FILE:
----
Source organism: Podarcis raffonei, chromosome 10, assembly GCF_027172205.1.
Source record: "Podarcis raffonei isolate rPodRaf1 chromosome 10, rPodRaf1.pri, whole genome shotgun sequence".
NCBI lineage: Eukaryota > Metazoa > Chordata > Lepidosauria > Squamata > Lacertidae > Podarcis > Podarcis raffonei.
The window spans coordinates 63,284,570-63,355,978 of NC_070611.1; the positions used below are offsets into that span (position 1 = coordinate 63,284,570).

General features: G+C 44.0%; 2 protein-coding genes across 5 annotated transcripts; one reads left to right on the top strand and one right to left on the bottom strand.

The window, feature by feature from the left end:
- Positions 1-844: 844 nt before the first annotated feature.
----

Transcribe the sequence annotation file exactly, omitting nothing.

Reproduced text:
Source organism: Podarcis raffonei, chromosome 10, assembly GCF_027172205.1.
Source record: "Podarcis raffonei isolate rPodRaf1 chromosome 10, rPodRaf1.pri, whole genome shotgun sequence".
NCBI lineage: Eukaryota > Metazoa > Chordata > Lepidosauria > Squamata > Lacertidae > Podarcis > Podarcis raffonei.
The window spans coordinates 63,284,570-63,355,978 of NC_070611.1; the positions used below are offsets into that span (position 1 = coordinate 63,284,570).

General features: G+C 44.0%; 2 protein-coding genes across 5 annotated transcripts; one reads left to right on the top strand and one right to left on the bottom strand.

The window, feature by feature from the left end:
- Positions 1-844: 844 nt before the first annotated feature.